Scottish Longitudinal Study
Development & Support Unit
Health and social mobility between 1991 and 2001
Gillian Raab (University of St Andrews)
Paul Boyle (University of St Andrews)
Lin Hattersley (GROS)
Approved on 21-02-2007
The ONS LS data have been widely used to investigate health- related social mobility. Most relevant to this application is the work of Bartley and Plewis (1997) which investigated the relationships between limiting long term illness (LLTI) in 1991 and related it to changes in social class for men in the labour force and captured in the censuses of 1971,81 and 91. They found differentials in health for those who moved between social classes in 1971 and 1981, but the net effect on the marginal relationship between social class and health at each of the three years was very small.
Boyle and Norman (unpublished personal communication) used the LS data for 1971 and 1991 to investigate socio-spatial mobility and health. In their analyses all LS members present at these two censuses were used and the deprivation quintile of the ward of residence at the two time points was related to LLTI in 1991. In contrast to the individual analyses they found that the marginal gradient of health by deprivation had widened between 1971 and 1991.
The present study will allow us to investigate three possible reasons for the discrepancies between the individual and area-level analyses.
- Is the difference between the two analyses due to transitions out of the workforce? This is plausible because of the very well established link between unemployment and health.
- The age distributions of subjects differed between the two analyses. Could this have explained the differences in terms of entries and exits to the populations. relationship between long-term illness and social class. We will use head of household social class for young people who are not yet in the workforce.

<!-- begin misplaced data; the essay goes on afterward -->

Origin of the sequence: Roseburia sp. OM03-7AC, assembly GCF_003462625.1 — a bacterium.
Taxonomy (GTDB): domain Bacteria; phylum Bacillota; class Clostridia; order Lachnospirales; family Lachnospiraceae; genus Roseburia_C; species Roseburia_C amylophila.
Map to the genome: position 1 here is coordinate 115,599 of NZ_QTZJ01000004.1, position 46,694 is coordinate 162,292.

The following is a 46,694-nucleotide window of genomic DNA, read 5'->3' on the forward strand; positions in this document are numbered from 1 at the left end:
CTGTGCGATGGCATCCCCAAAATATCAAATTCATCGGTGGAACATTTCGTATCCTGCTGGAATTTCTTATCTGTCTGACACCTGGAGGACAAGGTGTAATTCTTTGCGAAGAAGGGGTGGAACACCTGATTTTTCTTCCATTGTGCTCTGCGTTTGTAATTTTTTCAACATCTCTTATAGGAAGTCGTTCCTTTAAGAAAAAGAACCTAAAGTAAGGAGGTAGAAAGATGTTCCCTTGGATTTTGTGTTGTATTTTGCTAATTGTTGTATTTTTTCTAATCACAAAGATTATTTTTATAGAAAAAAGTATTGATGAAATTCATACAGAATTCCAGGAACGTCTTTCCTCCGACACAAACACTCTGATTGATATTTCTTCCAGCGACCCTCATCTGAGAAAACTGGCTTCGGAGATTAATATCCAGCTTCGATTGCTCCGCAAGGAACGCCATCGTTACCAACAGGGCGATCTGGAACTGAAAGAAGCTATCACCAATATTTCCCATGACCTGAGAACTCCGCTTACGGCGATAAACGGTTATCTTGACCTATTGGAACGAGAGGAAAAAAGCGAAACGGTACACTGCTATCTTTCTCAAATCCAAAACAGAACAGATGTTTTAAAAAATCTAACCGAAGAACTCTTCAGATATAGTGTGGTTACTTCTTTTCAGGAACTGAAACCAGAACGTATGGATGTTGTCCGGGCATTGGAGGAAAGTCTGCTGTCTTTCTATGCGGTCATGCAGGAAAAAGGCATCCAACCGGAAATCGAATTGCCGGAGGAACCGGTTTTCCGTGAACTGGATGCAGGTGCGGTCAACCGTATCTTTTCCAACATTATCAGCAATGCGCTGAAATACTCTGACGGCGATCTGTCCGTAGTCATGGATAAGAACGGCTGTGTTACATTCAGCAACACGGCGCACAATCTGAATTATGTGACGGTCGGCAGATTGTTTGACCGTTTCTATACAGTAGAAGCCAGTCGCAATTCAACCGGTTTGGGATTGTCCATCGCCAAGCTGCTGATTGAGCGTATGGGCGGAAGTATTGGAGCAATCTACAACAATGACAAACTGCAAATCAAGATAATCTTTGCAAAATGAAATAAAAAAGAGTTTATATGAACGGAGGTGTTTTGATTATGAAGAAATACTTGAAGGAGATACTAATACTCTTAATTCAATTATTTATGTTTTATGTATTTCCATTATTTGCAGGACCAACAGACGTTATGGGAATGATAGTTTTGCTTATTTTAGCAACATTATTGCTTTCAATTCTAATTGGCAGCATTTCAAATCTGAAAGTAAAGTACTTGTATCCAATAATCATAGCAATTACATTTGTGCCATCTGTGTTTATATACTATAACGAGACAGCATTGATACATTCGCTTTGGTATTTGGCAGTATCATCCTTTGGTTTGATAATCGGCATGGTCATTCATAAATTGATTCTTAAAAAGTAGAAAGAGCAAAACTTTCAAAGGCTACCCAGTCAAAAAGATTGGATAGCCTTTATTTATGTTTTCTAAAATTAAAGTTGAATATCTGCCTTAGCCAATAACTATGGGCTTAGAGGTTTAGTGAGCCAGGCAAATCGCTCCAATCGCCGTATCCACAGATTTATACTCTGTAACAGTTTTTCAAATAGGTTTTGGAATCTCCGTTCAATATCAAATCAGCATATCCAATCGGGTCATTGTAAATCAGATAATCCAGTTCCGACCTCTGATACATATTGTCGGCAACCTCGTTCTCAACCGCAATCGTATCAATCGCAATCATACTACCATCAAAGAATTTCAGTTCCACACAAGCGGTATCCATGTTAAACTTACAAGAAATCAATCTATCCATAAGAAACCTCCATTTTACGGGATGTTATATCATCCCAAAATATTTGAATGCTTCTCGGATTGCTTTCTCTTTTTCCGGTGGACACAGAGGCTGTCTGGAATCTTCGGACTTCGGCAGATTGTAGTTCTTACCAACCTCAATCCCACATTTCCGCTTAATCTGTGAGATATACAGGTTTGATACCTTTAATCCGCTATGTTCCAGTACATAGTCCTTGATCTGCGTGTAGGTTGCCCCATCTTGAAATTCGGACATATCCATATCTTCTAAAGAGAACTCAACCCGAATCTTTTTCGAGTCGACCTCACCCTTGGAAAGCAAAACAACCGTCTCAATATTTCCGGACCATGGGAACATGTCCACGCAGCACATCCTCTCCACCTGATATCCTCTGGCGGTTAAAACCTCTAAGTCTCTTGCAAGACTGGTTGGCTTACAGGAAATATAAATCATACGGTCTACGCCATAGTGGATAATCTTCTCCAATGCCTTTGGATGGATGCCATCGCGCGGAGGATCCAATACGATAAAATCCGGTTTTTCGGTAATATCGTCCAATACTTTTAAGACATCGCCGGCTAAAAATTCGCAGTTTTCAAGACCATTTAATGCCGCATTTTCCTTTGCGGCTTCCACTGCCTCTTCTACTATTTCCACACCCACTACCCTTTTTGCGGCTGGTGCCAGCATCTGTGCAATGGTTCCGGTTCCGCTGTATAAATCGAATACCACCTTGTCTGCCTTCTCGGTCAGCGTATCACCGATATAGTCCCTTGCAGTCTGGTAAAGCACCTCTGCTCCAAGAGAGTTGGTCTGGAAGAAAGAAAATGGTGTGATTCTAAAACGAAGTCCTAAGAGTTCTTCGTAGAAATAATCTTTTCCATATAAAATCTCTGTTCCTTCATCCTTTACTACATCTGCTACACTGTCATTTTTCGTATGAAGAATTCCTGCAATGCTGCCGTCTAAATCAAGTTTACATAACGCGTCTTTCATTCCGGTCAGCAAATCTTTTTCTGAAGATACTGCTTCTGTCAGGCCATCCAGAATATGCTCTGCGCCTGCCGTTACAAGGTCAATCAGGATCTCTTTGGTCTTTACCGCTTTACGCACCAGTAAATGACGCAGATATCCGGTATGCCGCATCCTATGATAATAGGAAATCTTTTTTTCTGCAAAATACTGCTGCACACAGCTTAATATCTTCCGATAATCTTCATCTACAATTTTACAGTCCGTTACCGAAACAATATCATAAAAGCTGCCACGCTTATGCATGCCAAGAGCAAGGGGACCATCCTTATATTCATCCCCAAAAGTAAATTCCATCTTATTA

- The Bartley and Plewis analyses only used men. Are patterns different for women?
In addition, and as a starting point, we will replicate the LS results from the SLS data. This will be a sub-analysis restricted to men in the workforce at the two periods’. Because LLTI was measured at both 1991 and 2001 we will be able to relate both of these to socio-economic transitions. Finally we will look at the effect of population change on socio-economic differentials in health. Unlike Bartley and Plewis and Boyle and Norman, we will be able to consider the mobility patterns of those with illness in 1991 and compare this with health status in 2001. In the previous analyses the health outcome was only measured at the end of the period.
The study will address the following questions:
- How is long term illness (LTI), at the 2001 census, related to social mobility between the 1991 and 2001 censuses.?
- How does the relationship between LTI and social class differ between the 1991 and 2001 censuses?
- What are the components of the change (or lack of change) found in 2 in terms of entries and exits to the population, entries and exits to the work-force and transitions between social classes?
- How does the relationship between LTI and social mobility vary by age and sex?
- How do these results compare with past work using the ONS LS.
Bartley M and Plewis I (1997) Does Health-selective mobility account for socio-economic differences in Health? Evidence from the England and Wales 1971 to 1991. Journal of Health and Social Behaviour 38, 376-86.
Related Outputs (viewable on CALLS Hub):
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